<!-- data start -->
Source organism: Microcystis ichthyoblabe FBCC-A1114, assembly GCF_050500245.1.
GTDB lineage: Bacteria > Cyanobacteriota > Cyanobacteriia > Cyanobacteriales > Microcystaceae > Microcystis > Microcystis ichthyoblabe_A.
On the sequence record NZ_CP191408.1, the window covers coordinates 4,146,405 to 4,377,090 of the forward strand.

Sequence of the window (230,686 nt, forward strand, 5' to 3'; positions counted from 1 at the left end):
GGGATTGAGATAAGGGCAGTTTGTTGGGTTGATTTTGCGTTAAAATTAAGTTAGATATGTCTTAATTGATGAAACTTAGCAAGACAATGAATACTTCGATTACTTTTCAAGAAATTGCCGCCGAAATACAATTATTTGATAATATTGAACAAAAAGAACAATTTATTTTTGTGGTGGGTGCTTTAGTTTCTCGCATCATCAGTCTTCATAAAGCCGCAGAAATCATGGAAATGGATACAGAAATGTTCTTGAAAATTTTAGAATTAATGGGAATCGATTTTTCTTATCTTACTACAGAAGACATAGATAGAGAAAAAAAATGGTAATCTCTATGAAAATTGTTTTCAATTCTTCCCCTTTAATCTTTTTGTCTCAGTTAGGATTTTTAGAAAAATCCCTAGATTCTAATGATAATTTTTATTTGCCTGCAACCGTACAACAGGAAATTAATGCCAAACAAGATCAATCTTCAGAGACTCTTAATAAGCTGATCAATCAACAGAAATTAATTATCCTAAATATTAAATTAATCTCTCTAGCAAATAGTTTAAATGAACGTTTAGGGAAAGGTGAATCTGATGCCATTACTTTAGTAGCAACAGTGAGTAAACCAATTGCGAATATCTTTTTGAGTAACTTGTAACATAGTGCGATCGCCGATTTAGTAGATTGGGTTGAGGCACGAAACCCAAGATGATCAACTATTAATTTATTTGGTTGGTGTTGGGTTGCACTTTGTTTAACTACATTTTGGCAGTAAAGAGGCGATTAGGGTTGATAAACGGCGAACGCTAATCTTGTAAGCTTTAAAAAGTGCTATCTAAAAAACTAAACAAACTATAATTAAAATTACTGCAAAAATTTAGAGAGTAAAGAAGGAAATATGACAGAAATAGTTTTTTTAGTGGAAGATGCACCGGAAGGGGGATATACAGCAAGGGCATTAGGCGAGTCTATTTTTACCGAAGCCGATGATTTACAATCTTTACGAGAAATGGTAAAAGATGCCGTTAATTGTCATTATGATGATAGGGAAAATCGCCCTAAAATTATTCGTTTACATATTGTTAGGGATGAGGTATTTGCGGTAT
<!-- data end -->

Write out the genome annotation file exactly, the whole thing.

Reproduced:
Source organism: Microcystis ichthyoblabe FBCC-A1114, assembly GCF_050500245.1.
GTDB lineage: Bacteria > Cyanobacteriota > Cyanobacteriia > Cyanobacteriales > Microcystaceae > Microcystis > Microcystis ichthyoblabe_A.
On the sequence record NZ_CP191408.1, the window covers coordinates 4,146,405 to 4,377,090 of the forward strand.

Sequence of the window (230,686 nt, forward strand, 5' to 3'; positions counted from 1 at the left end):
GGGATTGAGATAAGGGCAGTTTGTTGGGTTGATTTTGCGTTAAAATTAAGTTAGATATGTCTTAATTGATGAAACTTAGCAAGACAATGAATACTTCGATTACTTTTCAAGAAATTGCCGCCGAAATACAATTATTTGATAATATTGAACAAAAAGAACAATTTATTTTTGTGGTGGGTGCTTTAGTTTCTCGCATCATCAGTCTTCATAAAGCCGCAGAAATCATGGAAATGGATACAGAAATGTTCTTGAAAATTTTAGAATTAATGGGAATCGATTTTTCTTATCTTACTACAGAAGACATAGATAGAGAAAAAAAATGGTAATCTCTATGAAAATTGTTTTCAATTCTTCCCCTTTAATCTTTTTGTCTCAGTTAGGATTTTTAGAAAAATCCCTAGATTCTAATGATAATTTTTATTTGCCTGCAACCGTACAACAGGAAATTAATGCCAAACAAGATCAATCTTCAGAGACTCTTAATAAGCTGATCAATCAACAGAAATTAATTATCCTAAATATTAAATTAATCTCTCTAGCAAATAGTTTAAATGAACGTTTAGGGAAAGGTGAATCTGATGCCATTACTTTAGTAGCAACAGTGAGTAAACCAATTGCGAATATCTTTTTGAGTAACTTGTAACATAGTGCGATCGCCGATTTAGTAGATTGGGTTGAGGCACGAAACCCAAGATGATCAACTATTAATTTATTTGGTTGGTGTTGGGTTGCACTTTGTTTAACTACATTTTGGCAGTAAAGAGGCGATTAGGGTTGATAAACGGCGAACGCTAATCTTGTAAGCTTTAAAAAGTGCTATCTAAAAAACTAAACAAACTATAATTAAAATTACTGCAAAAATTTAGAGAGTAAAGAAGGAAATATGACAGAAATAGTTTTTTTAGTGGAAGATGCACCGGAAGGGGGATATACAGCAAGGGCATTAGGCGAGTCTATTTTTACCGAAGCCGATGATTTACAATCTTTACGAGAAATGGTAAAAGATGCCGTTAATTGTCATTATGATGATAGGGAAAATCGCCCTAAAATTATTCGTTTACATATTGTTAGGGATGAGGTATTTGCGGTAT